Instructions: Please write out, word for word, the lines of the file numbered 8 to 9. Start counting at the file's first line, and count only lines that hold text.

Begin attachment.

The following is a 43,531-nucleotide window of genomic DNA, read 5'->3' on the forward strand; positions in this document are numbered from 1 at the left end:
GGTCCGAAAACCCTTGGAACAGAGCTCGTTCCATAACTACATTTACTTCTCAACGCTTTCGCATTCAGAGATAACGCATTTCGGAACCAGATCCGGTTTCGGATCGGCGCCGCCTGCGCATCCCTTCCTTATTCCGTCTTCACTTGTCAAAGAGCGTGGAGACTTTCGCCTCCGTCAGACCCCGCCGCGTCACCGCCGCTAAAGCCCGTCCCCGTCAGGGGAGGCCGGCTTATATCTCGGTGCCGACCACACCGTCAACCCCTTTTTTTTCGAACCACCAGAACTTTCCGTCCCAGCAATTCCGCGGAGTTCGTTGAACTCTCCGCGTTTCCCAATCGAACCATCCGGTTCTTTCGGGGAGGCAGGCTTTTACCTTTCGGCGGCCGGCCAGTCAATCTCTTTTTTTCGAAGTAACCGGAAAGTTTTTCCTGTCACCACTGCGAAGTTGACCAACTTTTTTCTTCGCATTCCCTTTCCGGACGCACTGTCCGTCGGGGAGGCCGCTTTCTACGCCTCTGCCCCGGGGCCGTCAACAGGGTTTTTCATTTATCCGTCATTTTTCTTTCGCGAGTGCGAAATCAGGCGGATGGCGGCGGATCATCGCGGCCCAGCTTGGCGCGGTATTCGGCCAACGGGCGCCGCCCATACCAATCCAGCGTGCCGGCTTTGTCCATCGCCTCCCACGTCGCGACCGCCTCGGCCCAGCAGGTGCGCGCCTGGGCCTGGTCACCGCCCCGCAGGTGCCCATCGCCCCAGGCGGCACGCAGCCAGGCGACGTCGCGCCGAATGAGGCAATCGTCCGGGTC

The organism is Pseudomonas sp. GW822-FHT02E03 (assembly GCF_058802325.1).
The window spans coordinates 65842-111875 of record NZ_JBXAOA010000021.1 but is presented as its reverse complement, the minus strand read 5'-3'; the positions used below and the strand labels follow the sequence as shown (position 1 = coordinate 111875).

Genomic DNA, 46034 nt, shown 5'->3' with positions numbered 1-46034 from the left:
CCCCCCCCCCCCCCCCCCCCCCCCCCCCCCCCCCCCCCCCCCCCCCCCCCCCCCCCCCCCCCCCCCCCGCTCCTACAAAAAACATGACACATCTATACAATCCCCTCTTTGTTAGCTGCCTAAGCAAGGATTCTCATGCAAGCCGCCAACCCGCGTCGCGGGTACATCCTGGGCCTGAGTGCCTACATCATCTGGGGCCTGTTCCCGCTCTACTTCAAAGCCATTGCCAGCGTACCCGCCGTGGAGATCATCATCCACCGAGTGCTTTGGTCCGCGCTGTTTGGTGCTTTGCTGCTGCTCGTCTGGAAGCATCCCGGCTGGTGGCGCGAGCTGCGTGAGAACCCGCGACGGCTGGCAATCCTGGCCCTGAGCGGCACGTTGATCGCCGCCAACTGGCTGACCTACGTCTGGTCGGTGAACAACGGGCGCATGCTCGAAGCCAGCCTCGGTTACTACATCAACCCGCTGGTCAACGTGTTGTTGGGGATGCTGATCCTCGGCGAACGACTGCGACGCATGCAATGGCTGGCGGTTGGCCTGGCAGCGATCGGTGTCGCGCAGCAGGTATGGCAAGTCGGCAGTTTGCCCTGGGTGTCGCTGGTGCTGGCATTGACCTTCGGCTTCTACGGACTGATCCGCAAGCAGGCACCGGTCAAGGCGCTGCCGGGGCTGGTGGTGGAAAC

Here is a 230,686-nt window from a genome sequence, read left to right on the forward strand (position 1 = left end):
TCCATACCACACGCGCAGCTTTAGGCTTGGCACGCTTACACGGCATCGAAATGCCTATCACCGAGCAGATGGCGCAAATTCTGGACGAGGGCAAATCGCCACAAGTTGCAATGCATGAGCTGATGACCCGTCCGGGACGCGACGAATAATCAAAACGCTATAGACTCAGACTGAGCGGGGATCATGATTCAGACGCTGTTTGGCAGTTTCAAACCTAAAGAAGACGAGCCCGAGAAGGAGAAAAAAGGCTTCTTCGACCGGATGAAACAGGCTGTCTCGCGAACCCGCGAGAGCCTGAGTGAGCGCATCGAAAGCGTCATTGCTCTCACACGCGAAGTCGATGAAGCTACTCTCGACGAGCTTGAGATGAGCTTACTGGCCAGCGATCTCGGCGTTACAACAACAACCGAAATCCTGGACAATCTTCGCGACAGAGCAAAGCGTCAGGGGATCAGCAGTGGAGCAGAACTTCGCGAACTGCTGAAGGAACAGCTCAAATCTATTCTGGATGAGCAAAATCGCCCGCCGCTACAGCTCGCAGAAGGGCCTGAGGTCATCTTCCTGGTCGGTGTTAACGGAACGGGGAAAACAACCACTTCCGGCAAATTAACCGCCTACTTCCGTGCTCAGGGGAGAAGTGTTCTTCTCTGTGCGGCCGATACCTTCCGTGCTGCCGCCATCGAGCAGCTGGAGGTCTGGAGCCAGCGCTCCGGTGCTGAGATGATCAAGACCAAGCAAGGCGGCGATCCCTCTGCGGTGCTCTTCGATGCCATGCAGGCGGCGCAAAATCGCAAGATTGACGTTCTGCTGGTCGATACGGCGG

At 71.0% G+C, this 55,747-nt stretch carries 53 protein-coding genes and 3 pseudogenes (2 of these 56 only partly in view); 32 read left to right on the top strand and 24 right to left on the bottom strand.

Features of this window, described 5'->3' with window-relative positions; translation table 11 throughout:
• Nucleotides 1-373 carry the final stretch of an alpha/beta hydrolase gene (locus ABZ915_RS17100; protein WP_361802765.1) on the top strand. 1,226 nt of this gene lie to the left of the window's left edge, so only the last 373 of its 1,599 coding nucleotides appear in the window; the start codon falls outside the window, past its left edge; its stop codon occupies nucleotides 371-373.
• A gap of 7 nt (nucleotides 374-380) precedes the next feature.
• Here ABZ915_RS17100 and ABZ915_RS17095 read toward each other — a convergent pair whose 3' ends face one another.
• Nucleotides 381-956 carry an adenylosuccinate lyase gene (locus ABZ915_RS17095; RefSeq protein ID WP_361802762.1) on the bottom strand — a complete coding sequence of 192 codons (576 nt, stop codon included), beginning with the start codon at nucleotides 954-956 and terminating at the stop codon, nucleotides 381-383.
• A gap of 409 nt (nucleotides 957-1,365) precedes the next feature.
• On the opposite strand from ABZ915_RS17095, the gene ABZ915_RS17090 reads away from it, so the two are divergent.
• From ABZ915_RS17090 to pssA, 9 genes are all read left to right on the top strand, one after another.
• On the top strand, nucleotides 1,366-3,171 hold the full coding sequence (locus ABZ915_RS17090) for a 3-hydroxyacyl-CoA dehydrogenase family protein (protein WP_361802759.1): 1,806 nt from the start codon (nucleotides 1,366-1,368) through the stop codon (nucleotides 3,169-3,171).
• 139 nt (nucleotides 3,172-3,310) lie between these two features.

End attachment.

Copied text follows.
TCCATACCACACGCGCAGCTTTAGGCTTGGCACGCTTACACGGCATCGAAATGCCTATCACCGAGCAGATGGCGCAAATTCTGGACGAGGGCAAATCGCCACAAGTTGCAATGCATGAGCTGATGACCCGTCCGGGACGCGACGAATAATCAAAACGCTATAGACTCAGACTGAGCGGGGATCATGATTCAGACGCTGTTTGGCAGTTTCAAACCTAAAGAAGACGAGCCCGAGAAGGAGAAAAAAGGCTTCTTCGACCGGATGAAACAGGCTGTCTCGCGAACCCGCGAGAGCCTGAGTGAGCGCATCGAAAGCGTCATTGCTCTCACACGCGAAGTCGATGAAGCTACTCTCGACGAGCTTGAGATGAGCTTACTGGCCAGCGATCTCGGCGTTACAACAACAACCGAAATCCTGGACAATCTTCGCGACAGAGCAAAGCGTCAGGGGATCAGCAGTGGAGCAGAACTTCGCGAACTGCTGAAGGAACAGCTCAAATCTATTCTGGATGAGCAAAATCGCCCGCCGCTACAGCTCGCAGAAGGGCCTGAGGTCATCTTCCTGGTCGGTGTTAACGGAACGGGGAAAACAACCACTTCCGGCAAATTAACCGCCTACTTCCGTGCTCAGGGGAGAAGTGTTCTTCTCTGTGCGGCCGATACCTTCCGTGCTGCCGCCATCGAGCAGCTGGAGGTCTGGAGCCAGCGCTCCGGTGCTGAGATGATCAAGACCAAGCAAGGCGGCGATCCCTCTGCGGTGCTCTTCGATGCCATGCAGGCGGCGCAAAATCGCAAGATTGACGTTCTGCTGGTCGATACGGCGG

At 71.0% G+C, this 55,747-nt stretch carries 53 protein-coding genes and 3 pseudogenes (2 of these 56 only partly in view); 32 read left to right on the top strand and 24 right to left on the bottom strand.